Looper/Handler API - Part 4

06 Feb 2017


last modified: 06-feb-2017 (22:19)

This is part 4 of looper/handler API series


This part belongs to Looper. A Looper fetches Message from the MessageQueue and dispatch it to handler and it happens only if current timestamp is greater than Message’s timestamp. If there is no message to dispatch or having timestamp less than current timestamp then Looper blocks the thread and wait for messages to reach their dispatch time.

We can also set listener for these time gaps between messages. i.e if MessageQueue detects time gaps between messages, it invokes MessageQueue.IdleHandler on Queue.

MessageQueue mq = Looper.myQueue();
MessageQueue.IdleHandler idleHandler = new MessageQueue.IdleHandler();
mq.addIdleHandler(idleHandler); //  add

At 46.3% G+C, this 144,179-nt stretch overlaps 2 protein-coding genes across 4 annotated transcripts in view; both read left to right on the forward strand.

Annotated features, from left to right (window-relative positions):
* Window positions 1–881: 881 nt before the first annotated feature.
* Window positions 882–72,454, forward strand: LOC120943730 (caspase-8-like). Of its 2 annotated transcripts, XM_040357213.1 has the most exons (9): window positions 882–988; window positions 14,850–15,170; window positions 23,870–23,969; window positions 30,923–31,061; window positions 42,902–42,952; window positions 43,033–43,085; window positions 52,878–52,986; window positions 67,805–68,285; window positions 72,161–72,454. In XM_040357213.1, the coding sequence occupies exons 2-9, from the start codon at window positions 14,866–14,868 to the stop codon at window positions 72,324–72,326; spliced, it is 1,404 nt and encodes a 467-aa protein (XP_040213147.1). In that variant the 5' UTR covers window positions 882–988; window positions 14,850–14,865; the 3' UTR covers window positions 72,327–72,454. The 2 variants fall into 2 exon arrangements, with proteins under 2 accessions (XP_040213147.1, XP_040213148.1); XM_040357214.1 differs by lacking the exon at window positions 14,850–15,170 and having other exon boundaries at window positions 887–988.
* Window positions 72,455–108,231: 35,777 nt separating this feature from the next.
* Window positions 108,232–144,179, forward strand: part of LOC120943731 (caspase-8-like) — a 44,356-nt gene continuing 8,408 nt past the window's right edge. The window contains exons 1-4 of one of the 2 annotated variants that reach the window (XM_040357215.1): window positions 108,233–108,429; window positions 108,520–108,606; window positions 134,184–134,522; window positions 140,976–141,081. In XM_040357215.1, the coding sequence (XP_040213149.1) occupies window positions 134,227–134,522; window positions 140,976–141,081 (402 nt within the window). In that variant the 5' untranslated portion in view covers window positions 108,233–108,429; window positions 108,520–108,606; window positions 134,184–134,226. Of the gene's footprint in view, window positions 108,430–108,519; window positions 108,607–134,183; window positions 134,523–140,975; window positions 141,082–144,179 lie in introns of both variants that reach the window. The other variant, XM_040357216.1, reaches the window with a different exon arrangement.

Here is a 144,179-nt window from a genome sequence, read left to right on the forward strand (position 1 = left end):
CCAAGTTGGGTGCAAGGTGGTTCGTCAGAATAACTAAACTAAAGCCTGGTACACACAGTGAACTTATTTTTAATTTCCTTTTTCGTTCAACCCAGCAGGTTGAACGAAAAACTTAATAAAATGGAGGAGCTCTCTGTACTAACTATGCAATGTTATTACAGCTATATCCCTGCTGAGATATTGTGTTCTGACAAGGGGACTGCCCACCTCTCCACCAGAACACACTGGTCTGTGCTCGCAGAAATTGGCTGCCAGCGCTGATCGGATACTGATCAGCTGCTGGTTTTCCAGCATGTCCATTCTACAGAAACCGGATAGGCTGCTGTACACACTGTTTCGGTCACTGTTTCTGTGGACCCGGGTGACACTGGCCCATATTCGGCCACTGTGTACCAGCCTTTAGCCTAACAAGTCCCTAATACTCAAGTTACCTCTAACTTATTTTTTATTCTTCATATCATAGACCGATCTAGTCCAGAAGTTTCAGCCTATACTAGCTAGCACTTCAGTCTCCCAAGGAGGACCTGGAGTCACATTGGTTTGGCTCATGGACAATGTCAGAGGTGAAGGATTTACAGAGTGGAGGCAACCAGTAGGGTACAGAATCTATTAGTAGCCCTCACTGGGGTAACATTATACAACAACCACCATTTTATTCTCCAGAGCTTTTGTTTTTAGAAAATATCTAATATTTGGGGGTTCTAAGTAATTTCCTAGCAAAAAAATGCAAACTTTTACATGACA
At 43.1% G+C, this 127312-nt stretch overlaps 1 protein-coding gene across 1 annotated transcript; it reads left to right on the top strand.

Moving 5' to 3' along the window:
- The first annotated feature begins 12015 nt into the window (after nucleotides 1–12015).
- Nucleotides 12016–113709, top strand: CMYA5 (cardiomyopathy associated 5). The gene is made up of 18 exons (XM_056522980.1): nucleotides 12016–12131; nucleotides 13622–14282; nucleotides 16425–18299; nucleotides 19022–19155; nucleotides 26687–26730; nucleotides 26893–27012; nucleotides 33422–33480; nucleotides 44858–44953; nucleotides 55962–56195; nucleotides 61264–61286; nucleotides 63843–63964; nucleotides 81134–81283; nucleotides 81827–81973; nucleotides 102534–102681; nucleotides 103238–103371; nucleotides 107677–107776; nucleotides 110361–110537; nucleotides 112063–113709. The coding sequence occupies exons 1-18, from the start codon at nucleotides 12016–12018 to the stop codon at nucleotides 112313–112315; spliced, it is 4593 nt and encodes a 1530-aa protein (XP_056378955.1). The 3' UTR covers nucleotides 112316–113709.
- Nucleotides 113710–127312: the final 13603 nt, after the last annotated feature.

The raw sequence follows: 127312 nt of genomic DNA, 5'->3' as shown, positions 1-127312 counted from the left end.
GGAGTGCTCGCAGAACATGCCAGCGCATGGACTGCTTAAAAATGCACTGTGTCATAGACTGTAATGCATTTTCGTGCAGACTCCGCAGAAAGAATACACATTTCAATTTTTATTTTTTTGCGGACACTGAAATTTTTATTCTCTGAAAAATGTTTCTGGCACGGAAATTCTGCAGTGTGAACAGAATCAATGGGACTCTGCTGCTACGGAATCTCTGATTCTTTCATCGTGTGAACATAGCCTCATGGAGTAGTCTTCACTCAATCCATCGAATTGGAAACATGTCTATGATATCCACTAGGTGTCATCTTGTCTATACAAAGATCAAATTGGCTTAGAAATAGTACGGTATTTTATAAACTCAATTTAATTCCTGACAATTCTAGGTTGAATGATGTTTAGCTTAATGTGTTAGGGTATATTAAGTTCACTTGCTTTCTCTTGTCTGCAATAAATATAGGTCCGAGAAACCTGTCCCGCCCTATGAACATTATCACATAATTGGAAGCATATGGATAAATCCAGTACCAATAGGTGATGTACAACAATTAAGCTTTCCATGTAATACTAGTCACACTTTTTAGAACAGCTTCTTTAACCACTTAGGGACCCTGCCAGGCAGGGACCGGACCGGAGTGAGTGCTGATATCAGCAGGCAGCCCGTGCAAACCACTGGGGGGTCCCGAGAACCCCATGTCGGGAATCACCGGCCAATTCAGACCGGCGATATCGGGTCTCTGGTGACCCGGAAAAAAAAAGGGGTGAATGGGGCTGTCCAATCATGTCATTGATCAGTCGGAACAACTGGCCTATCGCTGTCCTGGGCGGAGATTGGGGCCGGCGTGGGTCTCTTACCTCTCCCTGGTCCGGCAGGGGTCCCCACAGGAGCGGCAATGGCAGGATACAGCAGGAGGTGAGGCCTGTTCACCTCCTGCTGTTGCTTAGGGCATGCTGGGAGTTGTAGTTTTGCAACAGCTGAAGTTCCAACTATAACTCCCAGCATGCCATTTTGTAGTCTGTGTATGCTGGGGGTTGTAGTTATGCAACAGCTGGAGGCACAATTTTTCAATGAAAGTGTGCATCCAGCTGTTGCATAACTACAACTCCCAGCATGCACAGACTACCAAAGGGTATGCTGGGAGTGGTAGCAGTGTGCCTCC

mq.removeIdleHandler(idleHandler); // remove


A looper has 3 important methods to remember


Looper.prepare() attaches a Looper to current thread and initializes it i.e. sets up MessageQueue.

A thread can have only one Looper attached to it. If a thread has already a Looper and you call Looper.prepare() on that thread, it will generate a runtime exception.


Looper.loop() is a blocking call, which prevents the current thread from termination. Anything after Loop.loop() method will not be executed unless you call Looper.quit().


Looper.quit() methods breaks the Loop and allows the read to complete its execution.

Here is a snipped from example in part 1.

    public void run() {
        mHandler = new Handler(this);

            log("run -> %s", "terminating worker thread.");

    } // run

Main Looper

When application starts a Looper is attached to main thread (UI thread). You can get this Looper from anywhere in the application by calling Looper.getMainLooper(). Main Looper is a little different than looper we create manually.

java.lang.IllegalStateException: Main thread not allowed to quit